The days are past (if they ever existed) when a person, company or brand could tightly control their reputation — online chatter and spin mean that if you’re relevant, there’s a constant, free-form conversation happening about you that you have no control over. Tim Leberecht offers three big ideas about accepting that loss of control, even designing for it — and using it as an impetus to recommit to your values.
«…Companies are losing control. What happens on Wall Street no longer stays on Wall Street. What happens in Vegas ends up on YouTube. (Laughter) Reputations are volatile. Loyalties are fickle. Management teams seem increasingly disconnected from their staff. (Laughter) A recent survey said that 27 percent of bosses believe their employees are inspired by their firm. However, in the same survey, only four percent of employees agreed. Companies are losing control of their customers and their employees. But are they really?
I’m a marketer, and as a marketer, I know that I’ve never really been in control. Your brand is what other people say about you when you’re not in the room, the saying goes. Hyperconnectivity and transparency allow companies to be in that room now, 24/7. They can listen and join the conversation. In fact, they have more control over the loss of control than ever before. They can design for it. But how?
First of all, they can give employees and customers more control. They can collaborate with them on the creation of ideas, knowledge, content, designs and product. They can give them more control over pricing, which is what the band Radiohead did with its pay-as-you-like online release of its album “In Rainbows.” Buyers could determine the price, but the offer was exclusive, and only stood for a limited period of time. The album sold more copies than previous releases of the band. The Danish chocolate company Anthon Berg opened a so-called “generous store” inCopenhagen. It asked customers to purchase chocolate with the promise of good deeds towards loved ones. It turned transactions into interactions, and generosity into a currency. Companies can even give control to hackers. When Microsoft Kinect came out, the motion-controlled add-on to its Xbox gaming console, it immediately drew the attention of hackers. Microsoft first fought off the hacks, but then shifted course when it realized that actively supporting the community came with benefits. The sense of co-ownership, the free publicity, the added value, all helped drive sales.
The ultimate empowerment of customers is to ask them not to buy. Outdoor clothierPatagoniaencouraged prospective buyers to check out eBay for its used products and to resole their shoes before purchasing new ones. In an even more radical stance against consumerism, the company placed a “Don’t Buy This Jacket” advertisement during the peak of shopping season. It may have jeopardized short-term sales, but it builds lasting, long-term loyalty based on shared values.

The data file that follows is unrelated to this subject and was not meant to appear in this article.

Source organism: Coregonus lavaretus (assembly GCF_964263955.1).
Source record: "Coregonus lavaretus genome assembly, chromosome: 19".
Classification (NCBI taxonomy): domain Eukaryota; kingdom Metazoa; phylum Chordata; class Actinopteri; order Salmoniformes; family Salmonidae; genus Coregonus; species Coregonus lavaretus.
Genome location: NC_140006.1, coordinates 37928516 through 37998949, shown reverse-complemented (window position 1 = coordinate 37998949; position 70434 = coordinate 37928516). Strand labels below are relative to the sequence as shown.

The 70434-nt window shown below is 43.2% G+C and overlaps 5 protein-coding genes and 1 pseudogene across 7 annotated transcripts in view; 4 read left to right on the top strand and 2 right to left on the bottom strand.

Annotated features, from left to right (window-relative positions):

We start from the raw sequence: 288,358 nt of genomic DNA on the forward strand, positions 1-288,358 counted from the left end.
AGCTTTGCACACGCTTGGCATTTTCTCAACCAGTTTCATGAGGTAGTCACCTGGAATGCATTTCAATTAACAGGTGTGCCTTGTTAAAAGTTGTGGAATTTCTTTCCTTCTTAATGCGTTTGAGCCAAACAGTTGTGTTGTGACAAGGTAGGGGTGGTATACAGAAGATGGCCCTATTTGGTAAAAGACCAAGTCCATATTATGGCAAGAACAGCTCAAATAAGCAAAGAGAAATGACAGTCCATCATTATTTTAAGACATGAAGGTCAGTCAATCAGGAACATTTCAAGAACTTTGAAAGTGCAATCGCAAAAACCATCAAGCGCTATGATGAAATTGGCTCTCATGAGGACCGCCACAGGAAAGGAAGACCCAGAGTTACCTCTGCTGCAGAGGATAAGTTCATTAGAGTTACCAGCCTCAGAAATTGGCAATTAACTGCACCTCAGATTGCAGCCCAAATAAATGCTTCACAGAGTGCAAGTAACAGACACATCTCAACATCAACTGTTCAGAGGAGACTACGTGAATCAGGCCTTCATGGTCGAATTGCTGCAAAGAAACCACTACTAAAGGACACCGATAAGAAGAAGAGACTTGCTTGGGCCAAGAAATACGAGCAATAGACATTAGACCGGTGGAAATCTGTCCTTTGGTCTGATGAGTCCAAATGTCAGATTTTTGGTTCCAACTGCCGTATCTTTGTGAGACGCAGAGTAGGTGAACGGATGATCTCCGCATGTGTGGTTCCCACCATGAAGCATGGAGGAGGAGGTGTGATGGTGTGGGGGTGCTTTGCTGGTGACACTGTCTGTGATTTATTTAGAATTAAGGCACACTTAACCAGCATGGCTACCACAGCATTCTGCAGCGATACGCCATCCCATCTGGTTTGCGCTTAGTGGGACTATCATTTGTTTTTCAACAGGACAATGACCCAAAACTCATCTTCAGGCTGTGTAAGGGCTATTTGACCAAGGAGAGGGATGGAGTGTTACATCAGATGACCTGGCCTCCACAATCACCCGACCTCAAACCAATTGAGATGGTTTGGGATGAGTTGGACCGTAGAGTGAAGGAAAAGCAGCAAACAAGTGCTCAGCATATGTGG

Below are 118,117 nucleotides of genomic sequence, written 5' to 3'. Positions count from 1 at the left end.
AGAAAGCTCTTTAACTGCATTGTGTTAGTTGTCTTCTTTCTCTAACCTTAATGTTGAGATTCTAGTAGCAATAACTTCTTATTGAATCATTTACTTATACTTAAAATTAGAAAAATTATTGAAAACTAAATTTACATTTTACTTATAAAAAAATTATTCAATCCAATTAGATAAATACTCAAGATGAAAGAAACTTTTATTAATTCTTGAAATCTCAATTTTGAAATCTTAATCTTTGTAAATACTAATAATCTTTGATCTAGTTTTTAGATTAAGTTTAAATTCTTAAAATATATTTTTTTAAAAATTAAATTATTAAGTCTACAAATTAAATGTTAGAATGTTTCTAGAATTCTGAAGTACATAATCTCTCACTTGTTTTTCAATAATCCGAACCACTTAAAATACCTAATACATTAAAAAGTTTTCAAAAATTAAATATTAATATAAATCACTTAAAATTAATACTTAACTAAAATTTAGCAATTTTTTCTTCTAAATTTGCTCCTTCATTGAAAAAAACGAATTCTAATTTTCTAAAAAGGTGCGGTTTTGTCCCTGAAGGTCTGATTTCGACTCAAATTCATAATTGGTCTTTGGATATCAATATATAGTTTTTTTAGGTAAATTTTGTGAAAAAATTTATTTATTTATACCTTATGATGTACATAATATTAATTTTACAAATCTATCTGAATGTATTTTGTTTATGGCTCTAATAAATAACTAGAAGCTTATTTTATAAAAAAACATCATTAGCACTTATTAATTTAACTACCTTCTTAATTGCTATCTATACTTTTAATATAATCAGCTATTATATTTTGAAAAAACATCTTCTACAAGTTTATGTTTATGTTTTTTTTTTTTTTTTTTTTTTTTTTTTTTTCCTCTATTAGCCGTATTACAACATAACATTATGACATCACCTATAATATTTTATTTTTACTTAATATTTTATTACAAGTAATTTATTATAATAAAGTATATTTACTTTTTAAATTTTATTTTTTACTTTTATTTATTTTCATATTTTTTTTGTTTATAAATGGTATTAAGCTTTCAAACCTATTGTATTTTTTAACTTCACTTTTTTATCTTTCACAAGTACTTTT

Research has shown that giving employees more control over their work makes them happier and more productive. The Brazilian company Semco Group famously lets employees set their own work schedules and even their salaries. Hulu and Netflix, among other companies, have open vacation policies.
Companies can give people more control, but they can also give them less control. Traditional business wisdom holds that trust is earned by predictable behavior, but when everything is consistent and standardized, how do you create meaningful experiences? Giving people less control might be a wonderful way to counter the abundance of choice and make them happier. Take the travel service Nextpedition. Nextpedition turns the trip into a game, with surprising twists and turns along the way. It does not tell the traveler where she’s going until the very last minute, and information is provided just in time. Similarly, Dutch airline KLM launched a surprise campaign, seemingly randomly handing out small gifts to travelers en route to their destination. U.K.-based Interflora monitored Twitter for users who were having a bad day, and then sent them a free bouquet of flowers.
Is there anything companies can do to make their employees feel less pressed for time? Yes. Force them to help others. A recent study suggests that having employees complete occasional altruistic tasks throughout the day increases their sense of overall productivity. At Frog, the company I work for, we hold internal speed meet sessions that connect old and new employees, helping them get to know each other fast. By applying a strict process, we give them less control, less choice, but we enable more and richer social interactions.
Companies are the makers of their fortunes, and like all of us, they are utterly exposed to serendipity. That should make them more humble, more vulnerable and more human. At the end of the day, as hyperconnectivity and transparency expose companies’ behavior in broad daylight, staying true to their true selves is the only sustainable value proposition. Or as the ballet dancer Alonzo King said, “What’s interesting about you is you.” For the true selves of companies to come through, openness is paramount, but radical openness is not a solution, because when everything is open, nothing is open. “A smile is a door that is half open and half closed,” the author Jennifer Egan wrote. Companies can give their employees and customers more control or less. They can worry about how much openness is good for them, and what needs to stay closed. Or they can simply smile, and remain open to all possibilities. Thank you…»